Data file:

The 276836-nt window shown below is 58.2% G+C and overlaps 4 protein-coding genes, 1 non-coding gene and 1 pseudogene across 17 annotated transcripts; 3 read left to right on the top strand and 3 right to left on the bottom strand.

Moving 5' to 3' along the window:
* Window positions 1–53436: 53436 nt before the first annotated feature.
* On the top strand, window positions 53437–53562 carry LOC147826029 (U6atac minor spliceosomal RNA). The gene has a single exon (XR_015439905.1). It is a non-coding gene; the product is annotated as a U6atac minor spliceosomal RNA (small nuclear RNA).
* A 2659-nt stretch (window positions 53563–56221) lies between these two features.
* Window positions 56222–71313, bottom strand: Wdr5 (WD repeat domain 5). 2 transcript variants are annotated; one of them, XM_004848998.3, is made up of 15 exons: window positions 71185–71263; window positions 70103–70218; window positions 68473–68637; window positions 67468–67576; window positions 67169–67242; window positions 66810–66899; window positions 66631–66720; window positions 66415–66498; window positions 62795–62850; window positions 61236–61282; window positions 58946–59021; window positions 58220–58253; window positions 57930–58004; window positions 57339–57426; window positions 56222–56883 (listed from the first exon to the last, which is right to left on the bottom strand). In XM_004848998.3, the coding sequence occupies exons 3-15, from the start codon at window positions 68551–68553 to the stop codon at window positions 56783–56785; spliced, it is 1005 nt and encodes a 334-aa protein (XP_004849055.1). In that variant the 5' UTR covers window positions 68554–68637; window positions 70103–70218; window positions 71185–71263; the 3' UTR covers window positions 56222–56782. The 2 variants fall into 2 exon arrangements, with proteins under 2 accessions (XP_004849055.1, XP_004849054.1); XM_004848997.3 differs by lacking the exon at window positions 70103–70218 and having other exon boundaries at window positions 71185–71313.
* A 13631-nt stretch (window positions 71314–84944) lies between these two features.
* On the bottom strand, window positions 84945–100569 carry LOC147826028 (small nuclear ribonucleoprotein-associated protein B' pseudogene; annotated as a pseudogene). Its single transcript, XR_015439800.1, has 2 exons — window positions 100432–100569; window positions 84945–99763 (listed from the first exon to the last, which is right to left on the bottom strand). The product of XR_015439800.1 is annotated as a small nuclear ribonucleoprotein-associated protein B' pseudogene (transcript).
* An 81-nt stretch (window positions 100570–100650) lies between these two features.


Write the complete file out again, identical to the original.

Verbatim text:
The 276836-nt window shown below is 58.2% G+C and overlaps 4 protein-coding genes, 1 non-coding gene and 1 pseudogene across 17 annotated transcripts; 3 read left to right on the top strand and 3 right to left on the bottom strand.

Moving 5' to 3' along the window:
* Window positions 1–53436: 53436 nt before the first annotated feature.
* On the top strand, window positions 53437–53562 carry LOC147826029 (U6atac minor spliceosomal RNA). The gene has a single exon (XR_015439905.1). It is a non-coding gene; the product is annotated as a U6atac minor spliceosomal RNA (small nuclear RNA).
* A 2659-nt stretch (window positions 53563–56221) lies between these two features.
* Window positions 56222–71313, bottom strand: Wdr5 (WD repeat domain 5). 2 transcript variants are annotated; one of them, XM_004848998.3, is made up of 15 exons: window positions 71185–71263; window positions 70103–70218; window positions 68473–68637; window positions 67468–67576; window positions 67169–67242; window positions 66810–66899; window positions 66631–66720; window positions 66415–66498; window positions 62795–62850; window positions 61236–61282; window positions 58946–59021; window positions 58220–58253; window positions 57930–58004; window positions 57339–57426; window positions 56222–56883 (listed from the first exon to the last, which is right to left on the bottom strand). In XM_004848998.3, the coding sequence occupies exons 3-15, from the start codon at window positions 68551–68553 to the stop codon at window positions 56783–56785; spliced, it is 1005 nt and encodes a 334-aa protein (XP_004849055.1). In that variant the 5' UTR covers window positions 68554–68637; window positions 70103–70218; window positions 71185–71263; the 3' UTR covers window positions 56222–56782. The 2 variants fall into 2 exon arrangements, with proteins under 2 accessions (XP_004849055.1, XP_004849054.1); XM_004848997.3 differs by lacking the exon at window positions 70103–70218 and having other exon boundaries at window positions 71185–71313.
* A 13631-nt stretch (window positions 71314–84944) lies between these two features.
* On the bottom strand, window positions 84945–100569 carry LOC147826028 (small nuclear ribonucleoprotein-associated protein B' pseudogene; annotated as a pseudogene). Its single transcript, XR_015439800.1, has 2 exons — window positions 100432–100569; window positions 84945–99763 (listed from the first exon to the last, which is right to left on the bottom strand). The product of XR_015439800.1 is annotated as a small nuclear ribonucleoprotein-associated protein B' pseudogene (transcript).
* An 81-nt stretch (window positions 100570–100650) lies between these two features.